Make historic Carcassonne your next European destination
Carcassonne is a large medieval citadel located in southern France, a contrast to the rolling hills that surround it. The old fortified walls and turrets dominate the landscape, and inside you will find the streets busy with intrigued visitors imagining what life there was once like. Beyond the castle are classic French streets for you to wander, churches as decorative as the citadel itself and another UNESCO World Heritage Site to explore.
The medieval city of Carcassonne gained the status as a UNESCO World Heritage Site in 1997, one year after the Canal du Midi. Formerly a route to transport goods into the area, the canal is now used by boaters wanting an alternative view of the city and its surroundings. You can cycle along its paths, which lead into the heart of Carcassonne under the shade of the tree-lined banks. At the base of the fortified castle is Bastide St-Louis, part of the Ville Basse area of the wider city. Its streets link up with each other around the central square, and you can wander the area’s famous covered market.
It is only right that an area with such a rich past should offer a host of museums for visitors to learn about it. The Musée de l’École recreates the scene of the local school as it was during the time of the third and fourth republic. Meanwhile, the Musée-trésor de Notre Dame de l'Abbaye showcases artefacts and other significant items once held by the bishops who stayed at the abbey. The Surrealist French poet, Joë Bousquet, passed away in Carcassonne in 1950, and his work is celebrated at the Maison des Memoires - Centre Joë Bousquet. There is also the Musée des Beaux Arts to the north-west of the medieval city, where you can admire paintings and ceramics from the 17th century.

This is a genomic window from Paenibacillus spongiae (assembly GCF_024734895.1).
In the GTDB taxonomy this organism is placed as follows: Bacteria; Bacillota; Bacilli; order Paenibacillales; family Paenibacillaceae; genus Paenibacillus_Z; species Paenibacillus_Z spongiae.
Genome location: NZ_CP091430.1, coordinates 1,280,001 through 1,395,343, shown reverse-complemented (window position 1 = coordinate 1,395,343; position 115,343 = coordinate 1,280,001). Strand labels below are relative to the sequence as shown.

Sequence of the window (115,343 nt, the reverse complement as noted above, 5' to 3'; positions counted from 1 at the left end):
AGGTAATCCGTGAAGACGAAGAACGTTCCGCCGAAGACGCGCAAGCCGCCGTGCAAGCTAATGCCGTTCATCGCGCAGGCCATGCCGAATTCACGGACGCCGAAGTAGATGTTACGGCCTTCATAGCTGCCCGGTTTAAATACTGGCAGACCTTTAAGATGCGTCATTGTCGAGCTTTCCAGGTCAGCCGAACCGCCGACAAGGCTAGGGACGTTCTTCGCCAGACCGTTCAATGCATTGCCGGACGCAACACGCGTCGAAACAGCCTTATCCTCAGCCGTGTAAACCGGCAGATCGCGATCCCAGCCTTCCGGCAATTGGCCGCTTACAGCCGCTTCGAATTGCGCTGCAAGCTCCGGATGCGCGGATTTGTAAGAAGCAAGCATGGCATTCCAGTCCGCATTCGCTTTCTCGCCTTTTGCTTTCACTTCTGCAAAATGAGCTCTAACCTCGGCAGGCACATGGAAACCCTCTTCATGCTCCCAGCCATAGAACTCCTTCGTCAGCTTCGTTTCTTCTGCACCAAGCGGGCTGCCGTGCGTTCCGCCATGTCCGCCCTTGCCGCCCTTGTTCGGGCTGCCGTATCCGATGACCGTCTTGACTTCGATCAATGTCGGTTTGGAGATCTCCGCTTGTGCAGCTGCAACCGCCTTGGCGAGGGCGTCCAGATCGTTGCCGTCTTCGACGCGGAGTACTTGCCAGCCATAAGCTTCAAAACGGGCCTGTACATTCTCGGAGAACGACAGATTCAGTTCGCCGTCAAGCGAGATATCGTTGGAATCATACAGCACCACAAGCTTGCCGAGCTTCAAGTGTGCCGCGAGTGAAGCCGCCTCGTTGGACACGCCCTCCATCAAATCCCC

Food and drink
A holiday in Carcassonne will inevitably take you inside one of its various relaxing restaurants to savour the wonderful cuisine on offer. This isn’t limited to classic French dishes though, as bistros and restaurants focused on food from other European nations will tempt you inside. The Languedoc region’s rural setting is reflected in the menus. A variety of different meats including duck and suckling pig are commonplace, as is the local red wine. You can book a winery visit to learn about how the grapes are grown and nurtured before being turned into wine, and of course enjoy a sample. Certain winery packages also include accommodation at the vineyard itself, so you can immerse yourself in this important industry.
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